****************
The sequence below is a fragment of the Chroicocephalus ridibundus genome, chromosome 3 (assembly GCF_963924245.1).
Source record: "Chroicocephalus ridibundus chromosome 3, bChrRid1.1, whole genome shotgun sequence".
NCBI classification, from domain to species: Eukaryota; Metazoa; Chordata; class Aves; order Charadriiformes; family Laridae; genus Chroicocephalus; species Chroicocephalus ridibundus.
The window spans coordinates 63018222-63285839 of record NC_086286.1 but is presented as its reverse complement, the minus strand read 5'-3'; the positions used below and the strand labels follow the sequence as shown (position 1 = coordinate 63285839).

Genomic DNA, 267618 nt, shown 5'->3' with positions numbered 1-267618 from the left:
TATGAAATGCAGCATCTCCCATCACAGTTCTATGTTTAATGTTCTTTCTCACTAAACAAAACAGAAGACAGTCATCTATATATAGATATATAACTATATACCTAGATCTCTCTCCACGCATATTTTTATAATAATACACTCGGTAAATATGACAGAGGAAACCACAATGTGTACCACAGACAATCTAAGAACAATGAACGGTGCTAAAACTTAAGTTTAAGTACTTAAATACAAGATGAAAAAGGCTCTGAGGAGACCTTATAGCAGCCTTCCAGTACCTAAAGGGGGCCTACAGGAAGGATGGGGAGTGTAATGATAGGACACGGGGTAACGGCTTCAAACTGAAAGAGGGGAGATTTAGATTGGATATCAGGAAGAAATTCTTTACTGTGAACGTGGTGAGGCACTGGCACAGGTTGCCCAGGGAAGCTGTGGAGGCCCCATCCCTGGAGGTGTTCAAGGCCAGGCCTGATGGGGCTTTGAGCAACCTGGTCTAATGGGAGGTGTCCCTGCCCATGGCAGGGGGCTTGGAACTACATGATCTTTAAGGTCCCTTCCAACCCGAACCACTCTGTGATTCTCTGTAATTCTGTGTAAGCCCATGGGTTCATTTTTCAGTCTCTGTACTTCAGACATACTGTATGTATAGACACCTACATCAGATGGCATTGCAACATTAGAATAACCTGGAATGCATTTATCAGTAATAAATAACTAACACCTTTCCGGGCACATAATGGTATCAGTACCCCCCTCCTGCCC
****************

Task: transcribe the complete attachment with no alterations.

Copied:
The sequence below is a fragment of the Chroicocephalus ridibundus genome, chromosome 3 (assembly GCF_963924245.1).
Source record: "Chroicocephalus ridibundus chromosome 3, bChrRid1.1, whole genome shotgun sequence".
NCBI classification, from domain to species: Eukaryota; Metazoa; Chordata; class Aves; order Charadriiformes; family Laridae; genus Chroicocephalus; species Chroicocephalus ridibundus.
The window spans coordinates 63018222-63285839 of record NC_086286.1 but is presented as its reverse complement, the minus strand read 5'-3'; the positions used below and the strand labels follow the sequence as shown (position 1 = coordinate 63285839).

Genomic DNA, 267618 nt, shown 5'->3' with positions numbered 1-267618 from the left:
TATGAAATGCAGCATCTCCCATCACAGTTCTATGTTTAATGTTCTTTCTCACTAAACAAAACAGAAGACAGTCATCTATATATAGATATATAACTATATACCTAGATCTCTCTCCACGCATATTTTTATAATAATACACTCGGTAAATATGACAGAGGAAACCACAATGTGTACCACAGACAATCTAAGAACAATGAACGGTGCTAAAACTTAAGTTTAAGTACTTAAATACAAGATGAAAAAGGCTCTGAGGAGACCTTATAGCAGCCTTCCAGTACCTAAAGGGGGCCTACAGGAAGGATGGGGAGTGTAATGATAGGACACGGGGTAACGGCTTCAAACTGAAAGAGGGGAGATTTAGATTGGATATCAGGAAGAAATTCTTTACTGTGAACGTGGTGAGGCACTGGCACAGGTTGCCCAGGGAAGCTGTGGAGGCCCCATCCCTGGAGGTGTTCAAGGCCAGGCCTGATGGGGCTTTGAGCAACCTGGTCTAATGGGAGGTGTCCCTGCCCATGGCAGGGGGCTTGGAACTACATGATCTTTAAGGTCCCTTCCAACCCGAACCACTCTGTGATTCTCTGTAATTCTGTGTAAGCCCATGGGTTCATTTTTCAGTCTCTGTACTTCAGACATACTGTATGTATAGACACCTACATCAGATGGCATTGCAACATTAGAATAACCTGGAATGCATTTATCAGTAATAAATAACTAACACCTTTCCGGGCACATAATGGTATCAGTACCCCCCTCCTGCCC